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Advanced Micro Devices Inc. is about to go live with a plan to meld broadcast and Web content, which could make for more active television viewing.

The Sunnyvale, Calif., chip maker will unveil the plan, dubbed AMD Live, at this week’s 2006 International Consumer Electronics Show in Las Vegas. Under Live, AMD will work to help get broadband-connected PCs and televisions talking.

The company aims to make it possible for the couch potato to spice up a given program such as an auto race, accessed via a television by adding additional and more detailed Internet content from a PC.

The effort is important, AMD said, in that it could open the doors for new types of programming, but without necessarily requiring people to purchase special adapters, sometimes called set top boxes, which are often required now.

Read more here about this year’s Consumer Electronics Show.

“What we’re looking at is not how to displace existing devices such as set top boxes or how to get a PC into the living room,” said Hal Speed, a marketing architect at AMD.

“The AMD vision is really that all of these devices are good at specific tasks—each has value for consumers on its own merits—so how do we get them all working together … in a way that improves and enhances consumer entertainment.”

To further the goal—and to counter its larger rival Intel Corp., which on Thursday is expected to detail Viiv its new brand and platform for multimedia-oriented consumer systems—AMD intends to set up Live as a brand for media-savvy PCs.

Under the Live banner, it will work with an array of others, including content providers such as broadcasters, software makers and hardware companies to make it possible to meld content on TVs.

It will announce numerous partnerships, one of the first being a pact with ST Microelectronics, a fellow chip maker, which designs and sells chips for set tops and other consumer electronics gear.

“Where we think the consumers’ desire is really headed is how do they integrate more what’s available on broadcast network…with what’s available on a PC today and get one experience,” Speed said.

By working with ST Microelectronics as well as set top box and PC makers and even consumer electronics makers such as DVD-player or game console makers, AMD wants to ensure that elements such as graphics and audio horsepower that are needed to meld broadcast and Internet content are built directly into PCs, set tops and other hardware.

For AMD, Live could also spell more sales of high-end desktop PC and notebook PC processors, as machines using the brand are likely to be powerful.

Software companies and networking are equally important. Thus AMD aims to work with those companies to help transmit, decode and view the various audio and video formats that could come into play.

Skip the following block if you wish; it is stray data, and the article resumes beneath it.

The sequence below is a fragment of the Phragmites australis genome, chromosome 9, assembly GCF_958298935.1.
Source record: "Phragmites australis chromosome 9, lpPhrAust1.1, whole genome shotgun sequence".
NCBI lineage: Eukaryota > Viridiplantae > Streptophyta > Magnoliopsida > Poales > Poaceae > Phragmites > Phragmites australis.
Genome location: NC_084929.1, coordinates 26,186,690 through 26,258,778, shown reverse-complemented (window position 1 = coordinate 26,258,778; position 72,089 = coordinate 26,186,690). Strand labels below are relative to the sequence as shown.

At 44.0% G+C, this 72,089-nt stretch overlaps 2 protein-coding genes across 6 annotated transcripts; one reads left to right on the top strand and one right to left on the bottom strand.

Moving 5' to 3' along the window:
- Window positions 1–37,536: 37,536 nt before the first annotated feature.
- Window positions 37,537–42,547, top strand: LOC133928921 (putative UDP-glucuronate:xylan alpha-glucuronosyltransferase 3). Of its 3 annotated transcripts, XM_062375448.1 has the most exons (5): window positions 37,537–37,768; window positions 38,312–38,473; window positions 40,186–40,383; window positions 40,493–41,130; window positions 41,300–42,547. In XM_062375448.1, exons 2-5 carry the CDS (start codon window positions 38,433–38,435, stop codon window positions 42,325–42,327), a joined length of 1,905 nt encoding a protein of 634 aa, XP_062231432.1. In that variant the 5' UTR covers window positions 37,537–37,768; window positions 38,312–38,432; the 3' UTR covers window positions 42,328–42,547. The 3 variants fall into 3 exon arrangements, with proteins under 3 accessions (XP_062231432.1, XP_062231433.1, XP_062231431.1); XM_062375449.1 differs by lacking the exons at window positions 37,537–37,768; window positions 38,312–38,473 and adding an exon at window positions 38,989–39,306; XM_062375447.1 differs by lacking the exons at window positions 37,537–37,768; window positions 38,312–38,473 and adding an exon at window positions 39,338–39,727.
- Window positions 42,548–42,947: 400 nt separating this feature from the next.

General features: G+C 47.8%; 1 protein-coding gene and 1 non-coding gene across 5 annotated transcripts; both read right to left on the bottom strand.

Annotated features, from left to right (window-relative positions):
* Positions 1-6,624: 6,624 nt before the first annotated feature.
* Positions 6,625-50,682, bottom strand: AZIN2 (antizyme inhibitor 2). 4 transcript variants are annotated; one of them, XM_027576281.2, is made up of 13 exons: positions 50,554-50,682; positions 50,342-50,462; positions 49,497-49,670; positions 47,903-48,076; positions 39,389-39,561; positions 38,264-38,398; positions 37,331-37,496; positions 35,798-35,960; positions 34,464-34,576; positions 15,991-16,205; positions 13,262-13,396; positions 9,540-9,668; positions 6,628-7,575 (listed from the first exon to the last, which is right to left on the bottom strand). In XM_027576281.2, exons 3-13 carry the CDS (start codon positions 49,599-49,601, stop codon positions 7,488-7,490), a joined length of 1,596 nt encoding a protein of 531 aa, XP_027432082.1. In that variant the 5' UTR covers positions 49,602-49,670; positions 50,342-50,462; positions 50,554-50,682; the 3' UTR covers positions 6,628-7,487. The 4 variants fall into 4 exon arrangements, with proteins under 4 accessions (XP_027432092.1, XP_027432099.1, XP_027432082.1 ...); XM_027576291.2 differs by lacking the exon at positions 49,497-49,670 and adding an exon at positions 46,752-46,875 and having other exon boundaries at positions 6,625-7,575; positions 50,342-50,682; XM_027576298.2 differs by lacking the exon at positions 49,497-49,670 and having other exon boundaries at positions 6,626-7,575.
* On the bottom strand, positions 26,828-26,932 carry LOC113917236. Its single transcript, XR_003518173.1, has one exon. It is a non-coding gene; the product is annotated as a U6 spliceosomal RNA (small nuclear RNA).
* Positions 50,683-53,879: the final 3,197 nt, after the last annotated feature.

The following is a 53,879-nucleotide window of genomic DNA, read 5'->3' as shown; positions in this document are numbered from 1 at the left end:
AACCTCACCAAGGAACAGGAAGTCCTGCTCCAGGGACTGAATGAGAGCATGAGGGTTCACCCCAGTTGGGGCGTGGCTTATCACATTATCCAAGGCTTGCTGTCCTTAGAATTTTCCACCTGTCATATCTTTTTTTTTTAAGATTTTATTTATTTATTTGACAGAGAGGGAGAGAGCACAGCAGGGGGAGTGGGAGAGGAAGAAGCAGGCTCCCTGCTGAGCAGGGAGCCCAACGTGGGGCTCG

The chip maker also intends to use its relationships with content makers to help speed along the development as well. AMD has worked with content providers including companies like Dreamworks Animation. The Live brand name, meanwhile, comes from an existing program aimed at professional content developers.

When it comes to presenting content, AMD’s Live vision is sort of like a hopped up version of NASCAR’s TrackPass, a paid service that supplies Web based racing information, including information on each NASCAR race car driver, Speed explained.

Using the TrackPass example, a person could be watching a televised event and simultaneously pull up alternate views or additional information from the Internet and put both on screen. In the case of a racing event, the extras might include an in-car camera, racecar telemetry or details on a specific driver.

AMD also sees the potential for more interactive advertising as well, allowing people to search out car dealers or find specific movie listings via the PC-TV connection, Speed said.

Click here to read an eWEEK interview with AMD president Dirk Meyer.

Thus a Live-brand PC would becomes a home content server, while set tops or possibly other devices such as DVD players would become the clients responsible for showing that content on a television.

AMD, which is currently working on a specification for Live-brand PCs, expects that Live devices will begin arriving around mid-year, Speed said. Although they could take time to reach consumers.

“It’s big and it’s going to take years to fulfill,” he said. “But it’s how we, at AMD, see the worlds of consumer electronics and broadcast coming together with the PC and broadband world.”

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